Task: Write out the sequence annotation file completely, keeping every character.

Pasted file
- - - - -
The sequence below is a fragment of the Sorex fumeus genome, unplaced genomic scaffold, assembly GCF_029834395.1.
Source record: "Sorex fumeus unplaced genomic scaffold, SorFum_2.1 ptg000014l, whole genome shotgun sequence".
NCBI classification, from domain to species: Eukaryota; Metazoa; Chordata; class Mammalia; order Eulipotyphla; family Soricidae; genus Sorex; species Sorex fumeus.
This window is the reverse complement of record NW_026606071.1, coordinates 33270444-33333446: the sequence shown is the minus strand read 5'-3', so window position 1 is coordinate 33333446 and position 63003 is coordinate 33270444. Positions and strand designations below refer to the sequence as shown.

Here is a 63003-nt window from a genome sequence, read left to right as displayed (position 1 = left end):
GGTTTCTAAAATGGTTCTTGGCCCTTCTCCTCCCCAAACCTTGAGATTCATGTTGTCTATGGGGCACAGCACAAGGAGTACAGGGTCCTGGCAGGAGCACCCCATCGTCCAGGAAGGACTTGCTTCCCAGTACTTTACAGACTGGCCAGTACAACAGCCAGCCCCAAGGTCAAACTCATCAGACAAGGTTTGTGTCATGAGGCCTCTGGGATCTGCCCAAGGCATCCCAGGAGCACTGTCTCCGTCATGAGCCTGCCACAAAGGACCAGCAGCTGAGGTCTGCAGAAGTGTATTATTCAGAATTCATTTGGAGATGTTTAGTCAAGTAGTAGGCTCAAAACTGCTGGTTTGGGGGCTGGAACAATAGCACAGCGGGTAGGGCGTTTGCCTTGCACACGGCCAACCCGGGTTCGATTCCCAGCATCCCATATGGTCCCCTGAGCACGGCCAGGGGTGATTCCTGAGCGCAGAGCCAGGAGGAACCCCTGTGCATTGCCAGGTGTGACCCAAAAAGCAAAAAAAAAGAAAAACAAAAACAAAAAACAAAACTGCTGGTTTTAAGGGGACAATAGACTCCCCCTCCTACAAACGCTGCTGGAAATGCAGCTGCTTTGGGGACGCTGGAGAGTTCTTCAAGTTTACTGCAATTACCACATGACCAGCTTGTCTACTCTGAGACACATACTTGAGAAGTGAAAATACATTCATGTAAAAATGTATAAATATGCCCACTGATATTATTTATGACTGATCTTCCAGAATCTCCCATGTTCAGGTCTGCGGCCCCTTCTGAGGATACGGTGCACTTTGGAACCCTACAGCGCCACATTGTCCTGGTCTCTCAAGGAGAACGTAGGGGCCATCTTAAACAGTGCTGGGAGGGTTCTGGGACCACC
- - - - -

The sequence below is a fragment of the Sorex fumeus genome, unplaced genomic scaffold, assembly GCF_029834395.1.
Source record: "Sorex fumeus unplaced genomic scaffold, SorFum_2.1 ptg000014l, whole genome shotgun sequence".
NCBI classification, from domain to species: Eukaryota; Metazoa; Chordata; class Mammalia; order Eulipotyphla; family Soricidae; genus Sorex; species Sorex fumeus.
This window is the reverse complement of record NW_026606071.1, coordinates 33270444-33333446: the sequence shown is the minus strand read 5'-3', so window position 1 is coordinate 33333446 and position 63003 is coordinate 33270444. Positions and strand designations below refer to the sequence as shown.

Here is a 63003-nt window from a genome sequence, read left to right as displayed (position 1 = left end):
GGTTTCTAAAATGGTTCTTGGCCCTTCTCCTCCCCAAACCTTGAGATTCATGTTGTCTATGGGGCACAGCACAAGGAGTACAGGGTCCTGGCAGGAGCACCCCATCGTCCAGGAAGGACTTGCTTCCCAGTACTTTACAGACTGGCCAGTACAACAGCCAGCCCCAAGGTCAAACTCATCAGACAAGGTTTGTGTCATGAGGCCTCTGGGATCTGCCCAAGGCATCCCAGGAGCACTGTCTCCGTCATGAGCCTGCCACAAAGGACCAGCAGCTGAGGTCTGCAGAAGTGTATTATTCAGAATTCATTTGGAGATGTTTAGTCAAGTAGTAGGCTCAAAACTGCTGGTTTGGGGGCTGGAACAATAGCACAGCGGGTAGGGCGTTTGCCTTGCACACGGCCAACCCGGGTTCGATTCCCAGCATCCCATATGGTCCCCTGAGCACGGCCAGGGGTGATTCCTGAGCGCAGAGCCAGGAGGAACCCCTGTGCATTGCCAGGTGTGACCCAAAAAGCAAAAAAAAAGAAAAACAAAAACAAAAAACAAAACTGCTGGTTTTAAGGGGACAATAGACTCCCCCTCCTACAAACGCTGCTGGAAATGCAGCTGCTTTGGGGACGCTGGAGAGTTCTTCAAGTTTACTGCAATTACCACATGACCAGCTTGTCTACTCTGAGACACATACTTGAGAAGTGAAAATACATTCATGTAAAAATGTATAAATATGCCCACTGATATTATTTATGACTGATCTTCCAGAATCTCCCATGTTCAGGTCTGCGGCCCCTTCTGAGGATACGGTGCACTTTGGAACCCTACAGCGCCACATTGTCCTGGTCTCTCAAGGAGAACGTAGGGGCCATCTTAAACAGTGCTGGGAGGGTTCTGGGACCACC